The Shakespeare Conference: SHK 12.1129  Tuesday, 15 May 2001

From:           Tony Burton <This email address is being protected from spambots. You need JavaScript enabled to view it.>
Date:           Monday, 14 May 2001 13:05:46 -0400
Subject: 12.1114 Re: Peter Brook's Hamlet and Parallel texts
Comment:        Re: SHK 12.1114 Re: Peter Brook's Hamlet and Parallel texts

Nicolas Pullin's defense of the Brook's "Hamlet" on the ground that it
"makes perfect sense" to him finally coalesced my enormous discomfort
with the modernizations, some creative, some covert, that form the
subject matter of these threads.  Lots of things about any great work of
art "make perfect sense" to lots of people who disagree vehemently with
each other about what that work signifies, and "Hamlet" may be the prime
literary example of all.  The magic of high art is that it makes sense
at so many levels to disparate capacities for comprehension and
learning.  I wince when I hear the introductory voiceover to Olivier's
old film "Hamlet" "This Is The Story Of A Man Who Could Not Make Up His
Mind" (more or less accurately remembered), and the dated and parochial
point of view it expresses.

If as Pullin points out, "Hamlet" contains within it the painful paradox
that the logic of revenge is cyclical and endless, well and good.  But
that is not The Message of the play, and it is jejeunely reductionist to
say so, or to imply as much by overemphasizing that point as the single
"authorized" moral to be appended at the end, especially if it is an
obvious and much-noted one.

So, too, with parallel texts.   The emotive, intellectual, moral, and
aesthetic content of Shakespeare's plays lies  in a Protean mix of
character, situation, plot, imagery,  rhythm, and contemporary issues,
all of these (and more) enhanced by contrast and comparison, irony and
pathos (and more).  It may take a certain amount of effort (those damned
footnotes may be useful) to get a feel for what is expressed and
implied, but the effort to do so is not great and, more to the point,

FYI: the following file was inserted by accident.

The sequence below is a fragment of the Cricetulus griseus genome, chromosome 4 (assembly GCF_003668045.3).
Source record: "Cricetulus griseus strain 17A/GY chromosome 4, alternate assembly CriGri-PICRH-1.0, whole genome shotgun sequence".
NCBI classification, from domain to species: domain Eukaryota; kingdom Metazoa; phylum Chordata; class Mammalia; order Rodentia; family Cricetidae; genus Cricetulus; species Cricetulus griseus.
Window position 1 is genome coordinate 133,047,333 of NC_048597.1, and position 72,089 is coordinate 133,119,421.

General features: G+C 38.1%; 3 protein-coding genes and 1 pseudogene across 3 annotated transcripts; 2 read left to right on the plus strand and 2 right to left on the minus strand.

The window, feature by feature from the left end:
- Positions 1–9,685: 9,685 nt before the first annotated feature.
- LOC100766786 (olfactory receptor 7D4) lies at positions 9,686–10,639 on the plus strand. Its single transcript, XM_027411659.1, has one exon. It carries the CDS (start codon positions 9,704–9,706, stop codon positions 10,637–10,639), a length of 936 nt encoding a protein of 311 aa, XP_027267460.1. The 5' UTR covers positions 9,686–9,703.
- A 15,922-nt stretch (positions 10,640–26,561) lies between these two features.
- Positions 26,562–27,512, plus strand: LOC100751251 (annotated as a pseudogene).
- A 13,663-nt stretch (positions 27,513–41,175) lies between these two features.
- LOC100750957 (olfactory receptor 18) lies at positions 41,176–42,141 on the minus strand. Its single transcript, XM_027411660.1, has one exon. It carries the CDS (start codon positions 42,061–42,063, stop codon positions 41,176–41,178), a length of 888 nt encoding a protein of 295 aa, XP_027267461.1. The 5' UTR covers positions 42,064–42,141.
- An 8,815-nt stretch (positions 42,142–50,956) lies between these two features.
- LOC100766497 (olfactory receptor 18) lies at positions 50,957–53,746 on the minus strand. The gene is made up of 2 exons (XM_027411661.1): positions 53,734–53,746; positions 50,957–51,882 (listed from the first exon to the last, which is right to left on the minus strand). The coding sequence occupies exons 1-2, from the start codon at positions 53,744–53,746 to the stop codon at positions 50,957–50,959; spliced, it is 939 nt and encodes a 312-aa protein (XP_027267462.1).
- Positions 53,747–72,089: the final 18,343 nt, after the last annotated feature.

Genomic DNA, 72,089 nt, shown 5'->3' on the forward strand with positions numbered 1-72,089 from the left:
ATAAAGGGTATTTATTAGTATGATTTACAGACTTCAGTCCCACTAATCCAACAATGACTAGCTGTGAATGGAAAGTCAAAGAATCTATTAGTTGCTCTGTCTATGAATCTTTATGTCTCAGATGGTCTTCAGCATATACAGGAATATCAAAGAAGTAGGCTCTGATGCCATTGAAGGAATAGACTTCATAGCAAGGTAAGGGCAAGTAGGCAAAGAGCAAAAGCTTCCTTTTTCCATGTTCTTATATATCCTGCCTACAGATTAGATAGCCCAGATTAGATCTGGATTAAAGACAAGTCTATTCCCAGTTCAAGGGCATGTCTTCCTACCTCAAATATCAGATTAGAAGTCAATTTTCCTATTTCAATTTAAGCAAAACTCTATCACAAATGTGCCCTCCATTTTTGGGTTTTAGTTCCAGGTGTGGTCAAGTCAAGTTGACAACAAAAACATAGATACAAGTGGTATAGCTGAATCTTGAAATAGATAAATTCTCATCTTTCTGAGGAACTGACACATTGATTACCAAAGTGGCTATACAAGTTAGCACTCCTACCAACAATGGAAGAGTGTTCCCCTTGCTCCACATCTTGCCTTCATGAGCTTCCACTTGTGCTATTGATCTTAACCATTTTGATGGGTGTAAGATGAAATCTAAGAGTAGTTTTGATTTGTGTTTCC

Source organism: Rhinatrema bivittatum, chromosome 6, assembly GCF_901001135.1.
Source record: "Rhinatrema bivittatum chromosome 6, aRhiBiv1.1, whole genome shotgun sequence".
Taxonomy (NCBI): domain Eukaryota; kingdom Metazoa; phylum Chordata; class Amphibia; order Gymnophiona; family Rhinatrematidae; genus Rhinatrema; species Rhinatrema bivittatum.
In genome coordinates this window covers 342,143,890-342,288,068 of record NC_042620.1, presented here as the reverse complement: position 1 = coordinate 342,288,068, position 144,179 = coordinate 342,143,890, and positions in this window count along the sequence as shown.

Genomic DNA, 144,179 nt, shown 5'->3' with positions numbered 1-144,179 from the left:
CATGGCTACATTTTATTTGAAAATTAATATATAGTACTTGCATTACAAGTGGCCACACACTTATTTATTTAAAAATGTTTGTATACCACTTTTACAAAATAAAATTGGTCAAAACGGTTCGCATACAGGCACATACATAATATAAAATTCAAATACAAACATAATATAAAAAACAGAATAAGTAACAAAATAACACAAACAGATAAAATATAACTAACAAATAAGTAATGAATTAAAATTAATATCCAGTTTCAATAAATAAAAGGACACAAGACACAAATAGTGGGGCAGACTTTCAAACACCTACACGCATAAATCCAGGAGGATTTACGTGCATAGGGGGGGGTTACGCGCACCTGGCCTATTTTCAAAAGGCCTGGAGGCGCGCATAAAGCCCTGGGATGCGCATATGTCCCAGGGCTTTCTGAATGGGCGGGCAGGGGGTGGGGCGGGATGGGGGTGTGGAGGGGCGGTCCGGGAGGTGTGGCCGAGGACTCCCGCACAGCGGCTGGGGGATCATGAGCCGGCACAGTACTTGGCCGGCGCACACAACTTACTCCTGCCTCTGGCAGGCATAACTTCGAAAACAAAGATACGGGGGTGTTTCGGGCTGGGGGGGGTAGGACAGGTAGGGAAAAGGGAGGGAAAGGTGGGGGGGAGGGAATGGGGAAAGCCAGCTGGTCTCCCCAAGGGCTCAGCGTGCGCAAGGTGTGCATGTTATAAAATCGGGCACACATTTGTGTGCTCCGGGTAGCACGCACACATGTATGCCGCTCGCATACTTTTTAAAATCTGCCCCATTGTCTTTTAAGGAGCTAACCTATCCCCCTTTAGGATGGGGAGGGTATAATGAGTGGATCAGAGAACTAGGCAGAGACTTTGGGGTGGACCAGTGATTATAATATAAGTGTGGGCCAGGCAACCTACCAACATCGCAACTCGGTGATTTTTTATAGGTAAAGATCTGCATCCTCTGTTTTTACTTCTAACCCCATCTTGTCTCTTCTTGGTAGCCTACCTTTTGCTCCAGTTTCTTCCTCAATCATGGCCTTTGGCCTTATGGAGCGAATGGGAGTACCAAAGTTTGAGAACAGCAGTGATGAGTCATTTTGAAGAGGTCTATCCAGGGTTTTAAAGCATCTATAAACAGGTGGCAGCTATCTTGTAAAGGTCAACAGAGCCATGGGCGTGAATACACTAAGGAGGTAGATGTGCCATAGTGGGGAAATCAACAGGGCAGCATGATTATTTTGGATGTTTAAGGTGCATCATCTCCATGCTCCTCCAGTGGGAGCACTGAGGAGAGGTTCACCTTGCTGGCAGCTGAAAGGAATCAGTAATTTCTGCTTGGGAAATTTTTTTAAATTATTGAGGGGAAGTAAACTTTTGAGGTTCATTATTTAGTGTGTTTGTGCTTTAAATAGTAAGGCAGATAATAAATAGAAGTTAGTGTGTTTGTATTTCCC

keeps our own language vigorous and expressive, and our thoughts supple
and precise; I'll refer to Orwell's evergreen "Politics and the English
Language" for a better presentation of why that's desirable.

Every attempt to render Shakespeare in modern language, even excluding
such dead-wrong bloomers as the one cited earlier in this thread,
"Wherefore art thou Romeo" becoming something like "Where are you,"
requires the translator/traducer to decide on one of many possible
meanings contained in a given image or trope, the choice of which can
color the entire experience of reading or seeing a play, depending on
the actor's delivery, the production as a whole, and the background,
including prejudices, or sensitivity of the reader/audience.  What
"Hamlet" had in it "to please the wiser sort" is ALWAYS lost in
misguided attempts to create modernizations, which fail anyway because
words change their meanings (think of "gay" Paree, or "bad," not to
mention "liberal" -- what  would our Chief Executive make of Laertes's
liberal-conceited carriages or Gertrude's liberal shepards? --) too
rapidly for the editor's purpose to be achieved beyond the first
school-class of readers.  I can't think of any film versions of "Hamlet"
that would leave the viewer with a sense that  the
meaning/point/principle subject of the play is a notorious literary

If one feels that Shakespeare is too challenging to impose on the
uninitiated without prosthetic assistance, why not simply assign Cliff
notes, or Classic Comics summaries, or a currently available film
version, and announce that one's course objective has been met?  It is
one thing to study great works in translation for practical need, and
another to run lazily from every difficulty that might be wished away.
Shakespearean English is not a foreign language, and many of the
contributors to this list have offered testimony that its archaisms and
dialectical curiosities have their own special charm and attraction for
the young student who is not positively discouraged by the prejudices of
a weary teacher.

Tony B

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